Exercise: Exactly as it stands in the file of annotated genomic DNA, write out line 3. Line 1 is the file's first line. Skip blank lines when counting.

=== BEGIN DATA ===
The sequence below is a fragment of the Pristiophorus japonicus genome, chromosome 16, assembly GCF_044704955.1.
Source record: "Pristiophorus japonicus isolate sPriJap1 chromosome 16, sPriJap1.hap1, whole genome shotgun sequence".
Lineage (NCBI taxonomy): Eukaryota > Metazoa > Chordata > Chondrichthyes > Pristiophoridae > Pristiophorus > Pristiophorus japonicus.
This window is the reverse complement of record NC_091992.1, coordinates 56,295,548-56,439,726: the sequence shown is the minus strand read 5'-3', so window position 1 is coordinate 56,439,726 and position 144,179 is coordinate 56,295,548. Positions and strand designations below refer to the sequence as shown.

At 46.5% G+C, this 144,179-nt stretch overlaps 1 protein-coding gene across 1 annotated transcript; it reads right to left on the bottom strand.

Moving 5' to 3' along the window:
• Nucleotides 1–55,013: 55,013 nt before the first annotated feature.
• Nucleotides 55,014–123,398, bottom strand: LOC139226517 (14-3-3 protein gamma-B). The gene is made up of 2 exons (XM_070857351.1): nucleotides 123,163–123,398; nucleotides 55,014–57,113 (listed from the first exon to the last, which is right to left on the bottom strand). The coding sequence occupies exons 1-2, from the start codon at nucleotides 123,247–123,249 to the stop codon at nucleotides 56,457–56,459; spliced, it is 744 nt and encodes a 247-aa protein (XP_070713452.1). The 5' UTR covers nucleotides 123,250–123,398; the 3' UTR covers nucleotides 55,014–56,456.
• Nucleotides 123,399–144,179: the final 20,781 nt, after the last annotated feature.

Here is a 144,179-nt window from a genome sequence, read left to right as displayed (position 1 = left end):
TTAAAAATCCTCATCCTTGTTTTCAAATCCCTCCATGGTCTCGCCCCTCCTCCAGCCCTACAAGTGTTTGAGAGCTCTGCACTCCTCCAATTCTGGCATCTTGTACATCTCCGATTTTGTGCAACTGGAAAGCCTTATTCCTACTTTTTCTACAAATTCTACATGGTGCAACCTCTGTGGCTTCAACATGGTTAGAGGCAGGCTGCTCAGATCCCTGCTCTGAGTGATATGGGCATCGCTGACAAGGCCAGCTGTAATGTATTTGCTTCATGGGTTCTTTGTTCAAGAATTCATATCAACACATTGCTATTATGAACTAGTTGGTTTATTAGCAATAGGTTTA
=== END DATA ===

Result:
Lineage (NCBI taxonomy): Eukaryota > Metazoa > Chordata > Chondrichthyes > Pristiophoridae > Pristiophorus > Pristiophorus japonicus.